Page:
Wednesday, July 03, 2013


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Lassen has been inhabited by Native Americans, who knew that the peak was full of fire and water and thought that it would one day blow itself apart, since long before white settlers first arrived .
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Inconsistent newspaper accounts reported by witnesses from 1850 to 1851 described seeing "fire thrown to a terrible height" and "burning lava running down the sides" in the area of Cinder Cone. As late as 1859 a witness reported seeing fire in the sky from a distance, attributing it to an eruption. However, both early and modern studies suggest Cinder Cone last erupted between 1630 and 1670.
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Starting in May 1914 and lasting until 1921, a series of minor to major eruptions occurred on Lassen, creating  a new crater, and releasing lava and a great deal of ash. The devastation is clear, even now, when walking in certain areas of the park.
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The rocks at Sulphur Works have been chemically altered into bright-colored clays. We had hoped to walk the Bumpass Hell trail, but it was closed due to snow, so we made due with what turned out to be PLENTY of stinkiness by the sulfur pits. I admit that I was gagging and my stomach was DONE allowing my nose to smell that within a very few minutes. It was horrible.
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Usually we enjoy ourselves most when we don’t have a real itinerary and just walk the way our eyes and feet want to go.
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Last summer Lassen was on fire. A wildfire broke out and was allowed to burn, a vital part of the ecosystem here (and in many areas, really). After a few weeks it raged to 12,500 acres and had to be contained as it ultimately burned for months. We were unaware of how large the fire had been and commented on the areas that seemed ‘blighted’ as we drove through before we were close enough to see the charred bark. We were relieved it was only fire signs, and not a disease, filling the forest. Then we played on the stumps.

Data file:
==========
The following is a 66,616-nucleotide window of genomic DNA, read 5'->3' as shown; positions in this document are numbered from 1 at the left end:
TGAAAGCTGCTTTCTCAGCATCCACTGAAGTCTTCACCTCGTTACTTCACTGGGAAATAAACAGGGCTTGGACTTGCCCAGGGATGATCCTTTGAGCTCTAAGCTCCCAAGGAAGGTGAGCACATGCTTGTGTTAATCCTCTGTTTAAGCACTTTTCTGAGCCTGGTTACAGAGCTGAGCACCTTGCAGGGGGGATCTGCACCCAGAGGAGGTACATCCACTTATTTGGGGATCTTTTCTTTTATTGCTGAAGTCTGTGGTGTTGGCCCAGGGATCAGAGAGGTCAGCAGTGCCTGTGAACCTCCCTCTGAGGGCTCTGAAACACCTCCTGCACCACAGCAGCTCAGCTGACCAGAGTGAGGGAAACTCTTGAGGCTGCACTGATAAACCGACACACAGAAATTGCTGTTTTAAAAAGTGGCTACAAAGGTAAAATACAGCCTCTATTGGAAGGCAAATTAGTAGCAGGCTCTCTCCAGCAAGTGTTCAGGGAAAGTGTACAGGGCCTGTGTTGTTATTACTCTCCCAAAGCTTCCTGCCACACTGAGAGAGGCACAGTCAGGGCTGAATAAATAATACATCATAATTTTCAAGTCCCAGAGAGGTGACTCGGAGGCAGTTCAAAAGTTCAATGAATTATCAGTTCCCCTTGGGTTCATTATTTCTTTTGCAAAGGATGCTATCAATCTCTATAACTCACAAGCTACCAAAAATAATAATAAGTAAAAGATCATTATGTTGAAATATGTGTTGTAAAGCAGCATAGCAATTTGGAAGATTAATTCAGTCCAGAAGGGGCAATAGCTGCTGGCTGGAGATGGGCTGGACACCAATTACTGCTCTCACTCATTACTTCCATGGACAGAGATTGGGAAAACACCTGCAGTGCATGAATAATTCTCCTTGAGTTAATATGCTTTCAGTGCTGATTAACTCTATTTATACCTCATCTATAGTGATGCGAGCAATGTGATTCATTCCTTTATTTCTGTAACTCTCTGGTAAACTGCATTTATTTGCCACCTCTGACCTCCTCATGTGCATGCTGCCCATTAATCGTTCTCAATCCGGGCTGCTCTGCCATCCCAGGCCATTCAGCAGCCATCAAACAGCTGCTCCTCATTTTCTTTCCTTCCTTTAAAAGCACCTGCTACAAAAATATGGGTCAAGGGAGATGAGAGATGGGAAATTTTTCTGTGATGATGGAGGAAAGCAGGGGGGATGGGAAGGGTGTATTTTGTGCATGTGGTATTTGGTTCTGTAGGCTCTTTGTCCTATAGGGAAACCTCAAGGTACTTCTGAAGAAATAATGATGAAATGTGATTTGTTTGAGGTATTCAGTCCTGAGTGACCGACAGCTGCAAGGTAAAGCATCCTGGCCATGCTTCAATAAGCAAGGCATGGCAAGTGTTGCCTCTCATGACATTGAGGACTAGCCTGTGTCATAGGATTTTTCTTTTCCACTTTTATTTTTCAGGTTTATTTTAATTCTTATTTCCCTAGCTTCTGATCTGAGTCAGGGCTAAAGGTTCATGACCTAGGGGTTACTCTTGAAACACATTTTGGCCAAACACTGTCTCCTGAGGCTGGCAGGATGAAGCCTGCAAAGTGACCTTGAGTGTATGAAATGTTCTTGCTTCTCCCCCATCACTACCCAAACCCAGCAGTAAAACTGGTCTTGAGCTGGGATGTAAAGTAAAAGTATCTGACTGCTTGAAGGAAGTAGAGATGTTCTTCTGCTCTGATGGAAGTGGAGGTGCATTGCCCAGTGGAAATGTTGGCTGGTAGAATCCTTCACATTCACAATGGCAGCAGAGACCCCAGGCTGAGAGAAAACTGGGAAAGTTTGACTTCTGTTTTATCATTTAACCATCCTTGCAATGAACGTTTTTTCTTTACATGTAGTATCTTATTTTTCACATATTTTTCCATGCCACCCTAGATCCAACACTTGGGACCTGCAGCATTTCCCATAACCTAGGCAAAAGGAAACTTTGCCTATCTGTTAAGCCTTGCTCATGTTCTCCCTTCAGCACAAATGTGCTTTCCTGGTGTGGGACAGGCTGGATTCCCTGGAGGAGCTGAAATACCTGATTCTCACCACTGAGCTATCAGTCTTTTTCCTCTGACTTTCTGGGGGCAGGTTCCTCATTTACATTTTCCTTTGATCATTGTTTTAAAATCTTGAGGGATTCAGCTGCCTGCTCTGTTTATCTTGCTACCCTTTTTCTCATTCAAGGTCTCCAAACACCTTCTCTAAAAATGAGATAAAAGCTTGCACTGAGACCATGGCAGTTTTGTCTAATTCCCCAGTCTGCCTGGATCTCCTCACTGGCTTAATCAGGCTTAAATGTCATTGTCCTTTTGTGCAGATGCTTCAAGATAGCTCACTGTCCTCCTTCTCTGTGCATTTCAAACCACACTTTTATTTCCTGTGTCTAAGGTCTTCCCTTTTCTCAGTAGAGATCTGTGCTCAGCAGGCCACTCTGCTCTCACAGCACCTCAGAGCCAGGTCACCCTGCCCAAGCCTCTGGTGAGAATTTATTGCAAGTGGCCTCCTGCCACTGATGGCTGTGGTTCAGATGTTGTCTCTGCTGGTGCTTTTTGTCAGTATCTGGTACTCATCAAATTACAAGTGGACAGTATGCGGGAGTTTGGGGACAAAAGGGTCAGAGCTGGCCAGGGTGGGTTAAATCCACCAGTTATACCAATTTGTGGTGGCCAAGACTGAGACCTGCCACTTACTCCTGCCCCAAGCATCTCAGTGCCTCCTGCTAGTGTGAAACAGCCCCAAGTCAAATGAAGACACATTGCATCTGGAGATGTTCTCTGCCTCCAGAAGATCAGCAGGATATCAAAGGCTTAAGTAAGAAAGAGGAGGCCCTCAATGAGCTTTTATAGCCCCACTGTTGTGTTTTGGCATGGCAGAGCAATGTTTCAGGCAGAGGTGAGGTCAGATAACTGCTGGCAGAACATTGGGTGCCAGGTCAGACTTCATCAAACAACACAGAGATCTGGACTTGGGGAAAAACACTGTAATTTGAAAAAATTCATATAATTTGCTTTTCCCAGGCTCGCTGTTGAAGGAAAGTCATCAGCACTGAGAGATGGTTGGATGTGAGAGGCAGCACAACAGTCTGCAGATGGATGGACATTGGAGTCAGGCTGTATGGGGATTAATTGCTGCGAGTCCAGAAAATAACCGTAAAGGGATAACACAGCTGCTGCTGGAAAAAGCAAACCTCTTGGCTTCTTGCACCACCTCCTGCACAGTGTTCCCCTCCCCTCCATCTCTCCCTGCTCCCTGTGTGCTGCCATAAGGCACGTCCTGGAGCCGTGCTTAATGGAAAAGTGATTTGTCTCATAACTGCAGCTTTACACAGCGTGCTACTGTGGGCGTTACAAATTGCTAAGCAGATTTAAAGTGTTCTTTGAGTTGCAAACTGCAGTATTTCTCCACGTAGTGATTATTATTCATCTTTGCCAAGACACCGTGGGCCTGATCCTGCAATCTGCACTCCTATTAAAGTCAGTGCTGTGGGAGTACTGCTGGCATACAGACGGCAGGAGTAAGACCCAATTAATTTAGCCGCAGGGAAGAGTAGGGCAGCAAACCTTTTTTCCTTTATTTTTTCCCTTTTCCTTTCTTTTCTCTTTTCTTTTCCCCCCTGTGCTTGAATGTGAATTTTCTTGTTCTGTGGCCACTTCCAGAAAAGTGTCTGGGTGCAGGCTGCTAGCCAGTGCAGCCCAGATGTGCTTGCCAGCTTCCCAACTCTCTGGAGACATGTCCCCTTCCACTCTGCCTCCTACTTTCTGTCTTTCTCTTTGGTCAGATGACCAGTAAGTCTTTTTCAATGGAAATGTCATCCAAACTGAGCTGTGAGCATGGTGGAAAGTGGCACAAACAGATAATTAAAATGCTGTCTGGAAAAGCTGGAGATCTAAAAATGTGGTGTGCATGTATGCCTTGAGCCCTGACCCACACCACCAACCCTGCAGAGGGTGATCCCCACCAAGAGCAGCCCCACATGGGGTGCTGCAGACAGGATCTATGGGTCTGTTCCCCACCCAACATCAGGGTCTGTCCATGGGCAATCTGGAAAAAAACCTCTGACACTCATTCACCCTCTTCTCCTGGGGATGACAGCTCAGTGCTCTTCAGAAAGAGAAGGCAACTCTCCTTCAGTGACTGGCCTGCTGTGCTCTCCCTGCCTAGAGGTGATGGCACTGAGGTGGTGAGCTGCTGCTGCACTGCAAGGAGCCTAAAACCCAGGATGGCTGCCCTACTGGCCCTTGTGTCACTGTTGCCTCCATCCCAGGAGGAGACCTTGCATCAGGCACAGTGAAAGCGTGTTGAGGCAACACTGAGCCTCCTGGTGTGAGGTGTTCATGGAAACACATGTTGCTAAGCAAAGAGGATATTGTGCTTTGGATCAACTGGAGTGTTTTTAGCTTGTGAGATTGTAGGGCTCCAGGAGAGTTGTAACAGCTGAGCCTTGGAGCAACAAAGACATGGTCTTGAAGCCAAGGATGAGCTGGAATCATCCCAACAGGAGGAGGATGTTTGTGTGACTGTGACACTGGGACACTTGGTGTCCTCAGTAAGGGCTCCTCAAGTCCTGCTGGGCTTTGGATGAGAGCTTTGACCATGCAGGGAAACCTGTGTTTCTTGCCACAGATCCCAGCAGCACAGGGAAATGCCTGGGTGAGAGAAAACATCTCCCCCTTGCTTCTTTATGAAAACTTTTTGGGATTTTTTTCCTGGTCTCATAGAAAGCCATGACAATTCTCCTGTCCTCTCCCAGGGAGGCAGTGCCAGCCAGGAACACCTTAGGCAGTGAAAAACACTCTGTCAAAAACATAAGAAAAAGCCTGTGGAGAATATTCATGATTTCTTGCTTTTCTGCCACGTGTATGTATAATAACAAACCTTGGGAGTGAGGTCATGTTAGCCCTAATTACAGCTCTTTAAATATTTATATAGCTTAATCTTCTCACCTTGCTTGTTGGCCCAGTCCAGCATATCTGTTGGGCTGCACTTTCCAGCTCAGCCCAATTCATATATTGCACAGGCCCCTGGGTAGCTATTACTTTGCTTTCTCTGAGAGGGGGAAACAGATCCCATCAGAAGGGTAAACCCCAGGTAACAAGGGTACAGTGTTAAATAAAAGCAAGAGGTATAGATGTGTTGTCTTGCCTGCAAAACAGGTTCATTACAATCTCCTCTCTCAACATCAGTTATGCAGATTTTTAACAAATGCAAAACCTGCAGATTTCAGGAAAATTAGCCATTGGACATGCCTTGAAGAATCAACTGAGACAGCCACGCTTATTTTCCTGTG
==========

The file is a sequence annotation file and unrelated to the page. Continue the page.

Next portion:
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Lily Pond
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Snow Plant, a parasite
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We like camping, but we are still working up to full-on tent camping as a family. We’ve been enjoying cabins in the meantime, and this time we stayed at the Lassen KOA in a ‘kabin.’ The campground is clearly loved by its staff and owners. We enjoyed the tree swing they built in their undeveloped acreage (this is a KOA with TREES, lots and lots of ‘em), as well as the pool when we returned hot, dusty, and sweaty from wandering Lassen.
The campground also offers community meals on weekend mornings and evenings (pancake breakfast, $6/$3 adults/kids, etc), which is great for those who really want to be close to the park, but are not into the cooking part of camping. We are a family of eaters, though, so we always cook for ourselves.
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“Campfire Chicken” is a traditional dinner every time we go camping. Paul’s specialty, it *must* be done with wood coals, and usually in the fire ring, with our own grill, or using one attached to the fire ring. KOA’s management were very nice when we requested a shovel to transfer the coals, sending over a cart with one within a few minutes (they also deliver wood and ice to save you some schlepping).
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Shingletown FD sends someone to spray down the gravel roads to keep down dust and prevent fire hazards. The firefighter offered to allow our kids to explore the truck, and, while they’re a bit jaded, what with a few firefighter dads in the neighborhood regularly thrilling everyone with visits to events, Carter is always ready to get a closer look at all the dials and controls.
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